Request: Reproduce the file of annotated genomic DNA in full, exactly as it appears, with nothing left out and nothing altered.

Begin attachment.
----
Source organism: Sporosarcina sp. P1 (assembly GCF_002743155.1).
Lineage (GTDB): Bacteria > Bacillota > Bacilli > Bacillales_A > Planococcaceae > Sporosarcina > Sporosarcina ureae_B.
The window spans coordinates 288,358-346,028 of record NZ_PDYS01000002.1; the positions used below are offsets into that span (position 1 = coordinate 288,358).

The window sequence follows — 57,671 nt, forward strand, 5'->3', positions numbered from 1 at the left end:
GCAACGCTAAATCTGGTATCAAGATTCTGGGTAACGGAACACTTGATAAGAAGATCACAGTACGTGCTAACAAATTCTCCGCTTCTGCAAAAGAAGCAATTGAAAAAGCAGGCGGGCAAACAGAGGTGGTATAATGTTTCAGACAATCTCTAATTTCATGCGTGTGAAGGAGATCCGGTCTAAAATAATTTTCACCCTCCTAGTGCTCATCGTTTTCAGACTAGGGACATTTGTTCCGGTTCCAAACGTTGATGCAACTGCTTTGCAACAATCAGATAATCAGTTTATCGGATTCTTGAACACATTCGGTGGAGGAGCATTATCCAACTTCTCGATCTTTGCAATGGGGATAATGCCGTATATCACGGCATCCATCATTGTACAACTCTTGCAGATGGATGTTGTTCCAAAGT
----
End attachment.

Source organism: Sporosarcina sp. P1 (assembly GCF_002743155.1).
Lineage (GTDB): Bacteria > Bacillota > Bacilli > Bacillales_A > Planococcaceae > Sporosarcina > Sporosarcina ureae_B.
The window spans coordinates 288,358-346,028 of record NZ_PDYS01000002.1; the positions used below are offsets into that span (position 1 = coordinate 288,358).

The window sequence follows — 57,671 nt, forward strand, 5'->3', positions numbered from 1 at the left end:
GCAACGCTAAATCTGGTATCAAGATTCTGGGTAACGGAACACTTGATAAGAAGATCACAGTACGTGCTAACAAATTCTCCGCTTCTGCAAAAGAAGCAATTGAAAAAGCAGGCGGGCAAACAGAGGTGGTATAATGTTTCAGACAATCTCTAATTTCATGCGTGTGAAGGAGATCCGGTCTAAAATAATTTTCACCCTCCTAGTGCTCATCGTTTTCAGACTAGGGACATTTGTTCCGGTTCCAAACGTTGATGCAACTGCTTTGCAACAATCAGATAATCAGTTTATCGGATTCTTGAACACATTCGGTGGAGGAGCATTATCCAACTTCTCGATCTTTGCAATGGGGATAATGCCGTATATCACGGCATCCATCATTGTACAACTCTTGCAGATGGATGTTGTTCCAAAGT